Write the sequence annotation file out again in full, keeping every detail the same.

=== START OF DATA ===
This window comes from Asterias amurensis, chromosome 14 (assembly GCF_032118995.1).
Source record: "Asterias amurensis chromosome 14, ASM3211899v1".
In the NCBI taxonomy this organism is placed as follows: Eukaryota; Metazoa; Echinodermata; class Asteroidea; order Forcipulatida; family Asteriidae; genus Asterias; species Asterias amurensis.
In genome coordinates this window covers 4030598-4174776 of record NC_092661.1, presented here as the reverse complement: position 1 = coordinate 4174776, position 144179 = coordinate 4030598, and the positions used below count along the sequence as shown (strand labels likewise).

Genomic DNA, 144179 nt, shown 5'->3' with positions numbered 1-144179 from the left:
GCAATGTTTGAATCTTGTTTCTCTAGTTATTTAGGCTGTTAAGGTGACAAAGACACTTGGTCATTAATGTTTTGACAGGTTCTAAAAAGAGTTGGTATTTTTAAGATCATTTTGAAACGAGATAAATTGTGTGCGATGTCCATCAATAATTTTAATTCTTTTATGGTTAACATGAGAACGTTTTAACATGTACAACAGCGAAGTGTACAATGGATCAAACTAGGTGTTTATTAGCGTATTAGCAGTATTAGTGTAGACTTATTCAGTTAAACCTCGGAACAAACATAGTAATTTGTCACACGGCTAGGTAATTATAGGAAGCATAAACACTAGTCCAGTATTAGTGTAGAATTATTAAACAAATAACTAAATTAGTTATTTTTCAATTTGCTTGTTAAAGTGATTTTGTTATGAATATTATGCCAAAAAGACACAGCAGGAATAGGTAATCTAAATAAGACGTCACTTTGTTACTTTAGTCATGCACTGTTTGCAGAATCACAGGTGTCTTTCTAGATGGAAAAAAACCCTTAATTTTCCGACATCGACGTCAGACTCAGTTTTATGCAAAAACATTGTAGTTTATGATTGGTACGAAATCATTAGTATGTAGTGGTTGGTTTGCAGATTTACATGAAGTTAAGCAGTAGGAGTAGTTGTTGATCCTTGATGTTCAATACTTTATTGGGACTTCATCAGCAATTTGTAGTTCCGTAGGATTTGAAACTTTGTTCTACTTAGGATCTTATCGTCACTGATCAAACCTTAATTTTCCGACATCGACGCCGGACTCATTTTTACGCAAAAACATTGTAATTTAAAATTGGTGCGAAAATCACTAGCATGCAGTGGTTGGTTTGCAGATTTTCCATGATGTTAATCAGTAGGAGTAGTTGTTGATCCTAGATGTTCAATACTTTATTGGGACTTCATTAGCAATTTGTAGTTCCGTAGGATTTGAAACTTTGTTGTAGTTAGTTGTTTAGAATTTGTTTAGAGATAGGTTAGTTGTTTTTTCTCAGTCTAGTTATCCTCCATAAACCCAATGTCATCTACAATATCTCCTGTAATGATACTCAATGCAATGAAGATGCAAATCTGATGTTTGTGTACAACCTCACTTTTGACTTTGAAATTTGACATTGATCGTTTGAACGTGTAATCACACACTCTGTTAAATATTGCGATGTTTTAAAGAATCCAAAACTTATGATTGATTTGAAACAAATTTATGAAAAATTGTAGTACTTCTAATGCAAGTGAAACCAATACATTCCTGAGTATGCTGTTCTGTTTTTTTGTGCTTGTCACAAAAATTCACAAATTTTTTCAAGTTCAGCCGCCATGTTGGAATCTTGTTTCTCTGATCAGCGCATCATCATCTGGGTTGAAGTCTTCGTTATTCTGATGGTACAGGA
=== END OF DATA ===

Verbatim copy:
This window comes from Asterias amurensis, chromosome 14 (assembly GCF_032118995.1).
Source record: "Asterias amurensis chromosome 14, ASM3211899v1".
In the NCBI taxonomy this organism is placed as follows: Eukaryota; Metazoa; Echinodermata; class Asteroidea; order Forcipulatida; family Asteriidae; genus Asterias; species Asterias amurensis.
In genome coordinates this window covers 4030598-4174776 of record NC_092661.1, presented here as the reverse complement: position 1 = coordinate 4174776, position 144179 = coordinate 4030598, and the positions used below count along the sequence as shown (strand labels likewise).

Genomic DNA, 144179 nt, shown 5'->3' with positions numbered 1-144179 from the left:
GCAATGTTTGAATCTTGTTTCTCTAGTTATTTAGGCTGTTAAGGTGACAAAGACACTTGGTCATTAATGTTTTGACAGGTTCTAAAAAGAGTTGGTATTTTTAAGATCATTTTGAAACGAGATAAATTGTGTGCGATGTCCATCAATAATTTTAATTCTTTTATGGTTAACATGAGAACGTTTTAACATGTACAACAGCGAAGTGTACAATGGATCAAACTAGGTGTTTATTAGCGTATTAGCAGTATTAGTGTAGACTTATTCAGTTAAACCTCGGAACAAACATAGTAATTTGTCACACGGCTAGGTAATTATAGGAAGCATAAACACTAGTCCAGTATTAGTGTAGAATTATTAAACAAATAACTAAATTAGTTATTTTTCAATTTGCTTGTTAAAGTGATTTTGTTATGAATATTATGCCAAAAAGACACAGCAGGAATAGGTAATCTAAATAAGACGTCACTTTGTTACTTTAGTCATGCACTGTTTGCAGAATCACAGGTGTCTTTCTAGATGGAAAAAAACCCTTAATTTTCCGACATCGACGTCAGACTCAGTTTTATGCAAAAACATTGTAGTTTATGATTGGTACGAAATCATTAGTATGTAGTGGTTGGTTTGCAGATTTACATGAAGTTAAGCAGTAGGAGTAGTTGTTGATCCTTGATGTTCAATACTTTATTGGGACTTCATCAGCAATTTGTAGTTCCGTAGGATTTGAAACTTTGTTCTACTTAGGATCTTATCGTCACTGATCAAACCTTAATTTTCCGACATCGACGCCGGACTCATTTTTACGCAAAAACATTGTAATTTAAAATTGGTGCGAAAATCACTAGCATGCAGTGGTTGGTTTGCAGATTTTCCATGATGTTAATCAGTAGGAGTAGTTGTTGATCCTAGATGTTCAATACTTTATTGGGACTTCATTAGCAATTTGTAGTTCCGTAGGATTTGAAACTTTGTTGTAGTTAGTTGTTTAGAATTTGTTTAGAGATAGGTTAGTTGTTTTTTCTCAGTCTAGTTATCCTCCATAAACCCAATGTCATCTACAATATCTCCTGTAATGATACTCAATGCAATGAAGATGCAAATCTGATGTTTGTGTACAACCTCACTTTTGACTTTGAAATTTGACATTGATCGTTTGAACGTGTAATCACACACTCTGTTAAATATTGCGATGTTTTAAAGAATCCAAAACTTATGATTGATTTGAAACAAATTTATGAAAAATTGTAGTACTTCTAATGCAAGTGAAACCAATACATTCCTGAGTATGCTGTTCTGTTTTTTTGTGCTTGTCACAAAAATTCACAAATTTTTTCAAGTTCAGCCGCCATGTTGGAATCTTGTTTCTCTGATCAGCGCATCATCATCTGGGTTGAAGTCTTCGTTATTCTGATGGTACAGGA